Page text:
No. Total Aro- Naph- Parai- Aro- Naphin rnatie thene fin Total niatic thene Rings Rings Rings Pentane 10.4 28.5 0 28.5 71.5 3.0 o 3.0 Pentane 20.2 29.0 2.0 27.0 71.0 3.3 0.2 3.1 Benzene" 14.2 42.0 20.5 20.5 58.0 5.0 2.0 3.0
bery extender by compounding with a GRl type rubber and compared with a commercial rubber extender Phil-rich Q 5. The recipe used was as follows:
Control PHYSICAL PROPERTIES min. cure, 307 F.'.
AT, F, Heat Build-up Resilience, percent Over-aged, 24 hrs. at 212 F.:
AT, F, Heat Buildup Resilience, percent TRADEMARKED PRODUCTS DEFINITIONS Philprene 1500-Butadiene-styrene copolymer prepared in an aqueous emulsion at 41 F., having a bound styrene content of approximately 23 weight percent and a Mooney value (ML-4 at 212 F.) of about 52.
Philblack O--High abrasion furnace black.
FlexaminePhysical mixture containing 65 percent of a complex diarylamine-ketone reaction product and percent of N,N-dihphenyl-p-phenylene-diamine.
Philrich 5Highly aromatic, high boiling hydrocarbon oil with typical properties of A.P.I. gravity, 11.6; flash point, 480 F.; viscosity, SUS at 210 F., 175; carbon residue, 3.25 weight percent.
These data show an unusual combination of low resilience and low heat build-up in the rubber compounded with the rubbery polymer of this invention. This compounded rubber is particularly useful in applications where damping of vibration or shock is important.
The invention is especially well suited to be practiced with synthetic rubber of the GR-S type above exemplified.
The ring analysis is described by Van .Ness and Van Weston, Aspects of the Constitution of Mineral Oils, Elsevier Publishing Company, New York.
Each of the fractions was heated with dicumyl peroxide. Fratcions 1 and 2 did not produce a solid polymer, while fraction 3 did produce a solid polymer.
EXAMPLE V Molding resin made from micracrystalline wax A small portion of the resin made from microcystalline wax as described in a previous example was molded in a press at 310 F. and about 10-15 tons pressure, for 5 minutes to form a disc 2 /2 inches in diameter and inch thick. These data show that the resin is readily molded.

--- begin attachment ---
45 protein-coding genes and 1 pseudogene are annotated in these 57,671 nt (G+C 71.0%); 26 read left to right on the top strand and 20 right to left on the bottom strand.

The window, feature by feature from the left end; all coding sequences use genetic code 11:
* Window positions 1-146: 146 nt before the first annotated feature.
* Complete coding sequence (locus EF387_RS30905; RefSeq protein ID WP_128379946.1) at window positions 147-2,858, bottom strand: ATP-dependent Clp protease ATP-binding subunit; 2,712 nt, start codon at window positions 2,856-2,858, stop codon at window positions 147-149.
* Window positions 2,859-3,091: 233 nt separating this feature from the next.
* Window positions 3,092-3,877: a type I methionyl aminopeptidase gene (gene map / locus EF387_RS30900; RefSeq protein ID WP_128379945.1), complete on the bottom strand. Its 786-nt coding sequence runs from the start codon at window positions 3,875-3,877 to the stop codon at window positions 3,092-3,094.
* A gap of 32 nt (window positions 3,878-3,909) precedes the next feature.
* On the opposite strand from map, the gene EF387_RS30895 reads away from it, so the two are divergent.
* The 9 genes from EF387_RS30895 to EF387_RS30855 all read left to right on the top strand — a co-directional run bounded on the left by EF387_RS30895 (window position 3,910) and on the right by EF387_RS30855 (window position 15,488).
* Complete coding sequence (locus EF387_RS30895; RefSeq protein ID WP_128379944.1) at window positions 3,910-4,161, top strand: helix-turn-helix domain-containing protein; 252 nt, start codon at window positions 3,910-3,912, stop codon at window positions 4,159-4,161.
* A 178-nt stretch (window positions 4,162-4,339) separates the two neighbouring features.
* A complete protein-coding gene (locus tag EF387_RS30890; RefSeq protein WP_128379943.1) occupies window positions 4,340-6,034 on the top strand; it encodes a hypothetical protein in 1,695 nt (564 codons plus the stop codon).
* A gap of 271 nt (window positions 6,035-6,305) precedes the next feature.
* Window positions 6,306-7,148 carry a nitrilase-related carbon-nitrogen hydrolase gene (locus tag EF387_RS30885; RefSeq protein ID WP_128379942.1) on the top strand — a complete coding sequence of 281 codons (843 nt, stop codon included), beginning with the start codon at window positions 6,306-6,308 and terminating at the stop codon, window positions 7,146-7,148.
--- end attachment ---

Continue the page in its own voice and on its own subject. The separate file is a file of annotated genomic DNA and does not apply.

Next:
While the rubbery polymer has been described as incorporated into the rubber stock by compounding, it is within the scope of the invention to incorporate the polymer into a rubber in latex stage. This can be accomplished by making a slurry of the polymer in acetone or pentane and mixing this slurry uniformly through the latex before precipitation and recovery of the rubber. This makes a very uniform mixture of the polymer and rubber. Acetone is now preferred from the standpoint of removal from the rubber, as this compound would be removed along with the water from the latex. A slurry of the rubbery polymer in pentane, using a Waring Blendor, has been made.
It is somewhat surprising to find that the hydrocarbons used according to the invention will react with organic peroxides to give rubbery products. Clearly, these hydrocarbons are essentially free of olefinic unsaturation.
It appears that a highly parafiinic oil will not polymerize sufficiently to produce the presently-desired rubbery polymers. Thus, although such materials appear to pclymerize, they do not do so to the extent of producing desirable rubbery polymers.
The polymers which are made according to the present invention can be made merely by heating the oil and the peroxide on a hot plate to a temperature at which the peroxide begins to decompose. The polymer is formed almost instantaneously or in a short time.
Reasonable variation and modification are possible within the scope of the foregoing disclosure and the appended claims to the invention, the essence of which is that there have been provided a method for the production of a novel rubbery polymer from a heavy petroleum, such as a lubricating oil containing fraction and/or a microcrystalline wax containing fraction as herein defined by the treatment thereof at an elevated temperature with an organic peroxide, as described herein, that such a novel rubbery polymer product, which can be molded, has been provided, that a method for extending a rubber with such a product which is rubbery in character has been provided, and that there has been provided also an extended rubber product.